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Music Inspired by the Motion Picture

  • reviewed by Russ Breimeier Copyright Christianity Today International
  • 2007 1 Feb
Music Inspired by the Motion Picture
Sounds like … some of the most popular hymns performed by some of today's best-known pop, gospel, and country artists, including Chris Tomlin, Natalie Grant, Jeremy Camp, Smokie Norful, and Martina McBride.At a glance … this album has little to do with the Amazing Grace movie, but it's nevertheless a worthwhile collection of contemporized hymns by several of today's most popular Christian artists.Track Listing Amazing Grace—Chris Tomlin
It Is Well—Jeremy & Adie Camp
All Creatures of Our God and King—Shawn McDonald & Bethany Dillon
Holy, Holy, Holy—Steven Curtis Chapman
Fairest Lord Jesus—Natalie Grant
I Need Thee Every Hour—Jars of Clay
Just As I Am—Nichole Nordeman
Were You There?—Smokie Norful
Rock of Ages—David Crowder & Marty Stuart
My Jesus I Love Thee/'Tis So Sweer—Bart Millard
Nearer My God to Thee—Kierra "Kiki" Sheard
Great Is Thy Faithfulness—Avalon
How Great Thou Art—Martina McBride

Some accept "inspired by" soundtracks at face value as cinematic tie-ins. Others regard them as marketing ploys. Having seen Amazing Grace twice, I can whole-heartedly recommend it as an excellent film about the efforts of Christian abolitionist William Wilberforce to end slavery in Britain. I can also say that this album of Music Inspired by the Motion Picture Amazing Grace has precious little in common with the movie beyond the title track and the cover photo.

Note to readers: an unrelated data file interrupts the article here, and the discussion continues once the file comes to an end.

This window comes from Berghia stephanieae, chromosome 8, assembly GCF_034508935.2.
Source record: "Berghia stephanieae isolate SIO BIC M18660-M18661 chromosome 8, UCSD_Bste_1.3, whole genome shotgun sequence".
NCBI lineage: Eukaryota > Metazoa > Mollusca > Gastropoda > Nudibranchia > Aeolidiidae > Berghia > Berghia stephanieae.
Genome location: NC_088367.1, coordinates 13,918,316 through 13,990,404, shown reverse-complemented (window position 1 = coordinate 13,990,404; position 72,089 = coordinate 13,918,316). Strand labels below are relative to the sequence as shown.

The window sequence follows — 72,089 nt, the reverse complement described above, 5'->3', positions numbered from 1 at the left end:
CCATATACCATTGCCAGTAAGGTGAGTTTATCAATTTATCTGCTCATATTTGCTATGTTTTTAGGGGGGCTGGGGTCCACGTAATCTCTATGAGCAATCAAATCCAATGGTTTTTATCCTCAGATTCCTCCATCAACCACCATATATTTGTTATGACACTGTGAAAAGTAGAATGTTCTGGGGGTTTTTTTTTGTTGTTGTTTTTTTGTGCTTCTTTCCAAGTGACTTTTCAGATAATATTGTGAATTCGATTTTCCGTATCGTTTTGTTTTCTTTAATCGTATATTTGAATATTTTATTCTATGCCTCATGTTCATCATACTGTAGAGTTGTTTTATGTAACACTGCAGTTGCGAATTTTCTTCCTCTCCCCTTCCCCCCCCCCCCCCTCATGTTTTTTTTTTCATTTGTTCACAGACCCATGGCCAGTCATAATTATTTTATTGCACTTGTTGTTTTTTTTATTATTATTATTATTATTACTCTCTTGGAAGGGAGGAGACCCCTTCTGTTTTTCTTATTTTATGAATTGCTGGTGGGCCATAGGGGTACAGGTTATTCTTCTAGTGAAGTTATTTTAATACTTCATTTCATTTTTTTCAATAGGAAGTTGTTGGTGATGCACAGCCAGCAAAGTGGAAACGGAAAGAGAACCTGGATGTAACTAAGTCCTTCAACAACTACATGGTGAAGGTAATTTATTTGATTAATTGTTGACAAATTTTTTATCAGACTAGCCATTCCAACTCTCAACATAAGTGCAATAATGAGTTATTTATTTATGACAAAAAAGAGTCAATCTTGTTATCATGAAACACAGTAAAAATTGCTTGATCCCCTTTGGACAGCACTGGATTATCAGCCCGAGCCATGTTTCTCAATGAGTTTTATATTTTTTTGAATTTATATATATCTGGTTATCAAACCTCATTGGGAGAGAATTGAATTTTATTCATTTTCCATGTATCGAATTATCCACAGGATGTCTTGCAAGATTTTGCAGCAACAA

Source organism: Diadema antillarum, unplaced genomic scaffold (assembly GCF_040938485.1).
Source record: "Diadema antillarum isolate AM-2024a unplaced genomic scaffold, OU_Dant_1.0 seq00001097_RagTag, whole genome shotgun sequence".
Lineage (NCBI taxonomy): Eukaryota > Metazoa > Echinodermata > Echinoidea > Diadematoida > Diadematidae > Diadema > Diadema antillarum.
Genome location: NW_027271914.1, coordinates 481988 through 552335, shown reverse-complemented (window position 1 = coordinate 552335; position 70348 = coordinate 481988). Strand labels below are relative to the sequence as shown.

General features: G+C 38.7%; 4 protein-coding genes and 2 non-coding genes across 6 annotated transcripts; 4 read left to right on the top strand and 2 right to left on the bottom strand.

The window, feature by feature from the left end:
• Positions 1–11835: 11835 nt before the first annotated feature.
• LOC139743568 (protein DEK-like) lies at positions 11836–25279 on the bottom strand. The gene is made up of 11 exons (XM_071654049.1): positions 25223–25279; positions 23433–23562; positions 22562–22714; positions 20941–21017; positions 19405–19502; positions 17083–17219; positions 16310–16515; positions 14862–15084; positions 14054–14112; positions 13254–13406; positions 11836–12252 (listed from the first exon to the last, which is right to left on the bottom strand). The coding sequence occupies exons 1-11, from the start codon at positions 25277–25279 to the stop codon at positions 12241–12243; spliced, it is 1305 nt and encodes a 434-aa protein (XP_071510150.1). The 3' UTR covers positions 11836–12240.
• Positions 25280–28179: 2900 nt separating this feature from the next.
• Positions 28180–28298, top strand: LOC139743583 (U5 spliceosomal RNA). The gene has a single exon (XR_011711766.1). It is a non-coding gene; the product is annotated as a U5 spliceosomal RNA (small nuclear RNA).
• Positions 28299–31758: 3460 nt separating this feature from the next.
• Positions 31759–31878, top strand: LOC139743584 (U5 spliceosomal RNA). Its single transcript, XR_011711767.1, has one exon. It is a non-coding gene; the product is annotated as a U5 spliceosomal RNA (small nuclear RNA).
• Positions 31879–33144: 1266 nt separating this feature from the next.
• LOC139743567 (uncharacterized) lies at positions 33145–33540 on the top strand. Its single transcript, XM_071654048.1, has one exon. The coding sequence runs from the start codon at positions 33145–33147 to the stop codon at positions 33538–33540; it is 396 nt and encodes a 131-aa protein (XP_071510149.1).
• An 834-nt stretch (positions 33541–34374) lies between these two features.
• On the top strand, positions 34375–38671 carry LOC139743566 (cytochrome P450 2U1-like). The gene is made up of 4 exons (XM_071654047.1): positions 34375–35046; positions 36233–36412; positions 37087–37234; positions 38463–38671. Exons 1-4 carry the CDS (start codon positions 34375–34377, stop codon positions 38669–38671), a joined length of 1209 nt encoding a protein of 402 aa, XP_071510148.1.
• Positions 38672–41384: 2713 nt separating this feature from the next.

Featuring several of the biggest names in Christian pop, gospel, and country, the hymns in this collection were chosen because they're supposedly "close to the heart of Wilberforce." Which is perhaps another way of saying that these are hymns Wilberforce probably might have enjoyed as a music fan—even though several of them weren't written in his time, and most of them are set to pop/country arrangements.

Nevertheless, motivations have no bearing on the album's quality. Though some of the tracks were previously released on other projects, most are new recordings, including Chris Tomlin's reworking of "Amazing Grace" from See the Morning, with newly added soulful backing vocals that help evoke the film's themes. A beautifully ethereal rendition of "All Creatures of Our God and King" by Shawn McDonald and Bethany Dillon is both electronic and sparsely acoustic, and while Natalie Grant's cover of "Fairest Lord Jesus" may be too modern for traditionalists, the programmed Euro-pop production is undeniably cool.

Really, most all the tracks range from good to excellent. But you should be aware that a similarly styled WoW Hymns collection is on the horizon, which includes contemporary versions of nearly all the hymns on this project, including five of the very same tracks. I can't imagine anyone wanting to buy two albums so comparable, and WoW ultimately offers more bang-for-buck. This one's still worthwhile, provided you know what you're in for—a collection of contemporized hymns, not an album of music featured in the Amazing Grace movie or a meaningful response to it.

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